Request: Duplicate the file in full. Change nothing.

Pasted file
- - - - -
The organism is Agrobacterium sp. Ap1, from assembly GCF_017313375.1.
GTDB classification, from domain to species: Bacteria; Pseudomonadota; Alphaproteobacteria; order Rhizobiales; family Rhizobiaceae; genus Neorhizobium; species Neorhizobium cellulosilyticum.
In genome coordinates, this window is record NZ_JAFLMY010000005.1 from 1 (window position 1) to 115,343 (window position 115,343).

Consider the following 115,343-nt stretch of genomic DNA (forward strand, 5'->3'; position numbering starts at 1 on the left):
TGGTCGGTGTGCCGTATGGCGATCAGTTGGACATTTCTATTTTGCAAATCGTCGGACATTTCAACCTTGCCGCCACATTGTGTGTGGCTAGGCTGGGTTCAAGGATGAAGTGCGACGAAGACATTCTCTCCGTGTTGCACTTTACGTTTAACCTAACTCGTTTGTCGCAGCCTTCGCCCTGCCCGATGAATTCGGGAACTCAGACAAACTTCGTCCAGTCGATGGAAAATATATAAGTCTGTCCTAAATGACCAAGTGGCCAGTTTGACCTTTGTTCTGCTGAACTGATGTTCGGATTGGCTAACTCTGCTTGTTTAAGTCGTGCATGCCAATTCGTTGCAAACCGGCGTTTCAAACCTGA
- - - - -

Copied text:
The organism is Agrobacterium sp. Ap1, from assembly GCF_017313375.1.
GTDB classification, from domain to species: Bacteria; Pseudomonadota; Alphaproteobacteria; order Rhizobiales; family Rhizobiaceae; genus Neorhizobium; species Neorhizobium cellulosilyticum.
In genome coordinates, this window is record NZ_JAFLMY010000005.1 from 1 (window position 1) to 115,343 (window position 115,343).

Consider the following 115,343-nt stretch of genomic DNA (forward strand, 5'->3'; position numbering starts at 1 on the left):
TGGTCGGTGTGCCGTATGGCGATCAGTTGGACATTTCTATTTTGCAAATCGTCGGACATTTCAACCTTGCCGCCACATTGTGTGTGGCTAGGCTGGGTTCAAGGATGAAGTGCGACGAAGACATTCTCTCCGTGTTGCACTTTACGTTTAACCTAACTCGTTTGTCGCAGCCTTCGCCCTGCCCGATGAATTCGGGAACTCAGACAAACTTCGTCCAGTCGATGGAAAATATATAAGTCTGTCCTAAATGACCAAGTGGCCAGTTTGACCTTTGTTCTGCTGAACTGATGTTCGGATTGGCTAACTCTGCTTGTTTAAGTCGTGCATGCCAATTCGTTGCAAACCGGCGTTTCAAACCTGA